leadership dot #2110: sleep

Most organizations don’t go deep enough when articulating to their customers and employees what they truly offer, but one hotel succinctly and clearly articulated their core purpose. You may think that hotels offer beds or showers or shelter, but, as one Holiday Inn Express described it, what they really sell is sleep.

Being clear about this purpose allowed them to take steps to ensure that they could deliver it. Signs were posted in the lobby reminding others to keep the volume down. There were signs on each floor outside the elevator. Each guest had to sign an agreement acknowledging that they understood the “quiet hour” policy and would abide by it. The hotel staff reminded guests of the policies during check-in. They were serious about it, and you could tell.

Think about the core service that you deliver. For banks, it isn’t checking or savings, rather security. For colleges, it isn’t credits or degrees rather opportunity. For restaurants, it isn’t the food, rather the ambiance and dining experience that allows conversation and connection to occur.

The Holiday Inn Express staff were not the only ones delivering “sleep” to the guests. They created an environment and culture where everyone in the facility was working toward the same end. Isn’t that what we all dream of for our organizations?

leadership dot #2082: in conjunction

If you pay attention to the opening credits of movies, you will notice that they are longer than they used to be. Whereas one major studio used to bankroll an entire show, now you will see multiple production companies involved in presenting the film.

I first noticed this when I saw The Greatest Showman, brought to the theatre by three production companies. I thought this may be an anomaly given all the technical aspects of filming a musical, but it is not out of the norm. The Post, a basic drama, required six production companies. Shape of Water and Three Billboards each had three while Jumanji was produced by four different entities.

I think about the competitive nature of the movie industry, yet somehow it has become routine for multiple companies to collaborate instead of compete. They have pooled both fiscal resources and human talents to make something that would not be possible without a joint venture. And it’s not just a few companies; for the five films mentioned above 17 different production firms are involved.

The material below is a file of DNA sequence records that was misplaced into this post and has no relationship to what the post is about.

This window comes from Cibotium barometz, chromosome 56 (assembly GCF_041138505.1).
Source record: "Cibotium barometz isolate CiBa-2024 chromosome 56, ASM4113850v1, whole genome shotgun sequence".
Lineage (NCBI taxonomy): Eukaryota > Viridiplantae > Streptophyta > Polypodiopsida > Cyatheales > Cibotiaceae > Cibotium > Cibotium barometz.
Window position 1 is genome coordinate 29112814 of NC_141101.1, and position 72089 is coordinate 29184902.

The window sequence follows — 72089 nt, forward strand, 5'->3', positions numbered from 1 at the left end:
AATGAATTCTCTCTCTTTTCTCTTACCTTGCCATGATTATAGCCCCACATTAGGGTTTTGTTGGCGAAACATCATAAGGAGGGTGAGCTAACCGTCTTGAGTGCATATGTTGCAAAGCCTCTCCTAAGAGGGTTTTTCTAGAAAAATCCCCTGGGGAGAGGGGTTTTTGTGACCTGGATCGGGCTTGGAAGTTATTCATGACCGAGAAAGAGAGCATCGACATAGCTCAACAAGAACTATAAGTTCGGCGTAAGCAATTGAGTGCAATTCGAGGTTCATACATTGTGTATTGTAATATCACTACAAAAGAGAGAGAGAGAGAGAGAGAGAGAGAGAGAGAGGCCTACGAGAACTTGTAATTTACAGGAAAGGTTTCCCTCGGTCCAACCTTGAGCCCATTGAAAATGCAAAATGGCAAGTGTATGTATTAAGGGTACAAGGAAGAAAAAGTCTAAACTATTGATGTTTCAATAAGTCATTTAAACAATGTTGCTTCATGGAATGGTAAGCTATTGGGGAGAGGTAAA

How can you take a lesson from this and find ways to partner with those inside your industry? Your collaboration could become a showstopper for all of you.

The Post: Dreamworks Pictures, Twentieth Century Fox, Amblin Entertainment, Participant Media, Pascal Pictures, Star Thrower Entertainment

Shape of Water: Bull Productions, Double Dare You, Fox Searchlight Pictures

Three Billboards: Blueprint Pictures, Film 4, Fox Searchlight Pictures

Greatest Showman: Chernin Entertainment, TSG Entertainment, Twentieth Century Fox

Jumanji: Matt Tolmach Productions, Radar Pictures, Seven Bucks Productions, Sony Pictures Entertainment

leadership dot #2055: driver

What is an effective way to lessen anxiety in a stressful situation? Allow the person to have more control.

Rady Children’s Hospital in San Diego did just that by allowing children to drive themselves to the operating room using remote-controlled cars. Instead of being rolled into surgery on a gurney, children eagerly anticipate choosing a BMW, Cadillac, Mercedes or Lamborghini to transport them into the OR. It turns something that is dreaded into something that is a reward.

As the staff at Rady regrettably discovered, adults are too large to ride in the hospital’s special vehicles, so cars are probably not an option for your staff! But think of how you can devise a situation in which people have more control over something that normally would leave them feeling helpless. Can you allow them to have more autonomy in their work? Or to choose options instead of having them dictated from above? Or perhaps have the freedom to “opt out” of tasks or obligations on a limited basis?

Everyone likes to be in the driver’s seat. You can enhance your team morale by devising a way to hand your staff the keys.

Thanks, Amy!

leadership dot #2054: craft

Ten years ago this week, Starbucks closed all of its stores for three hours in order to conduct barista training. The signs on the doors read: “Taking time to perfect our espresso. Great espresso requires practice. That’s why we’re dedicating ourselves to honoring our craft.”*

The logistics involved in conducting the training were significant. Starbucks delivered DVDs and DVD players to each of its 7100 stores. It is estimated that they lost $6 million in revenue. But CEO Howard Schultz attributes the training to “saving the company.”